At present, more than half the women in employment have a part-time job, compared with one-seventh of men in employment. Consequently, part-time work is a typical characteristic of women's working life. A part-time job often entails precarious working conditions, insufficient social security (e.g. pension fund) and fewer opportunities for further education and training and career advancement. On the other hand, part-time work does provide the opportunity to pursue other activities, such as caring for one's children, helping other people and doing housework. Since 1991, part-time work has increased among women and men in employment. Since the beginning of the 1990s, more than half of women work part-time, but among men the share does not exceed 14%. 
While legal barriers for women’s gainful employment were removed in 1988 and the economic activity rate over the last 15 years has stabilised at around 45%, the share of women in executive positions is still as marginal as lamentable: from 1990 to 2000 it only increased from 11% to 15%. There are significant differences between the country’s regions and economic sectors. In health and social services women reach an employment rate of 80% but are only represented in 31% of leadership positions. Similar high employment shares and comparably low managerial functions are typical for gastronomy, personal services and in the education sector. Even when women have a high rate of employment in a sector, this does not translate into leadership positions. 
Gender pay gap
A similar, persistent discrimination is found when it comes to the gender pay gap. Despite constitutional enshrinement (Art. 8.3, 1981) and the Gender Equity Act (1996), there are still great gender-based differences in pay in Switzerland. On average, women earn 20% less than men. Discriminatory behaviour accounts for about 40% of this difference. Women in managerial positions even earn up to 30% less than men – the EU average is 15%. There are still typical female and male professions in the world of work. The pay level in typical male professions is considerably higher than that in female professions. If women and men within the same company and with the same qualifications and experience receive different amounts of pay for the same work, pay discrimination within the context of the Gender Equity Act can be said to exist. In other words: “Women need to work 14 months to earn the same as men do in 12 months,” says the president of the Business and Professional Women Club in Zurich.  The gender pay gap is less significant in the public sector than in private enterprises.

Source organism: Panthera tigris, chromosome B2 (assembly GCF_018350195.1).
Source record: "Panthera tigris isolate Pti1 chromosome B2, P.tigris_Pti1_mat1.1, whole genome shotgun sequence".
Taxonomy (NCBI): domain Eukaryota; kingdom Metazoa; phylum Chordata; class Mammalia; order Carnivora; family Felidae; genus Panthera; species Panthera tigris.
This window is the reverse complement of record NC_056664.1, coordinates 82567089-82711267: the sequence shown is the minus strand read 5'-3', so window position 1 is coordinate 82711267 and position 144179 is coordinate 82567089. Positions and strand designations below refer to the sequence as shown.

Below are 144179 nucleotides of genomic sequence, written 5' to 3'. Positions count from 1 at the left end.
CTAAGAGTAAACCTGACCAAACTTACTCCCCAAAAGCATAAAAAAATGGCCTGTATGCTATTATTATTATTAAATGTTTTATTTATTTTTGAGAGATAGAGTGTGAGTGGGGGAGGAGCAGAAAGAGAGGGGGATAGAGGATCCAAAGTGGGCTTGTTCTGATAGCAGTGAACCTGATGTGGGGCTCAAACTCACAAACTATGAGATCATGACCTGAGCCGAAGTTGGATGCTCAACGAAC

Women and ICT
In the information and communications technology (ICT) sector the participation of women is still remarkably low – around 13% – while the pay difference is around 18% (21.4% in 2003). The pay level in the IT sector is among the highest in Switzerland after insurance, banking and telecommunications. According to a study into ICTs in Switzerland, 72,500 new professionals will be needed in the country by 2020 – with a predicted shortage of 25,000. And all efforts to increase the share of women and schoolgirls in this sector have failed so far. The Swiss telecom giant Swisscom launched an initiative called “ICT Week for Girls” in 2012 to attract more female interest in the sector. First results were reported to be promising, but structural problems in the education system are still persistent. 
Access and use of the internet
Age, gender and education were listed as key variables and barriers in the country’s digital divide in 2008 (see the Swiss country report for GISWatch 2008). While women were still considered among the “problem groups” when it came to internet access and usage, the situation has significantly changed since then. According to recent figures from NetMetrix (which conducts the most regular and comprehensive surveys in the country), around 2.6 million women are regularly using the internet, or 81.3% of women (compared to 2.8 million men or 88.9%). 
According to other sources, the usage pattern among women is very different from that of men. Women are said to be more selective and less present and outspoken on social media platforms and, for example, are still marginal among Wikipedia authors.  This disparity corresponds with female under-representation in the Swiss media system, where women still account for less than 25% of media workers and are continuously ignored as social and political actors by the media.